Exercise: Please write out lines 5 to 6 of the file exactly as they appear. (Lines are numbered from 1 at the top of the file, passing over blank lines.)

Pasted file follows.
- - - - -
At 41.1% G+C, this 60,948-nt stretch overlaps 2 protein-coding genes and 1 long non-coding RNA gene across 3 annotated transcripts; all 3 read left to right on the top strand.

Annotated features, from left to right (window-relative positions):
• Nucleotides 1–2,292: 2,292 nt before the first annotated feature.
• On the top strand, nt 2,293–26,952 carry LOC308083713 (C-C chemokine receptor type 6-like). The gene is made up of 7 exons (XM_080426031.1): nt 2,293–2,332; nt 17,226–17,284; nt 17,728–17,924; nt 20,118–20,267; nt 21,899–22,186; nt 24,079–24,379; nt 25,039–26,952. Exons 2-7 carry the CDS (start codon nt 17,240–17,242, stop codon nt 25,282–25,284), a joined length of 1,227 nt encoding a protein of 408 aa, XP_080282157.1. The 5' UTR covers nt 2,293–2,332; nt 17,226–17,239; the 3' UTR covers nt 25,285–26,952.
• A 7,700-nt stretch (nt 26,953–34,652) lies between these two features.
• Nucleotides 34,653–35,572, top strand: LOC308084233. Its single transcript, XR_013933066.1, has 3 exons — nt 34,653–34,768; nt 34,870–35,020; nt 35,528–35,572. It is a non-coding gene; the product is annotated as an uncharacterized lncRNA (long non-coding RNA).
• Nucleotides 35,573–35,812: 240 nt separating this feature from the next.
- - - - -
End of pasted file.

• A 7,700-nt stretch (nt 26,953–34,652) lies between these two features.
• Nucleotides 34,653–35,572, top strand: LOC308084233. Its single transcript, XR_013933066.1, has 3 exons — nt 34,653–34,768; nt 34,870–35,020; nt 35,528–35,572. It is a non-coding gene; the product is annotated as an uncharacterized lncRNA (long non-coding RNA).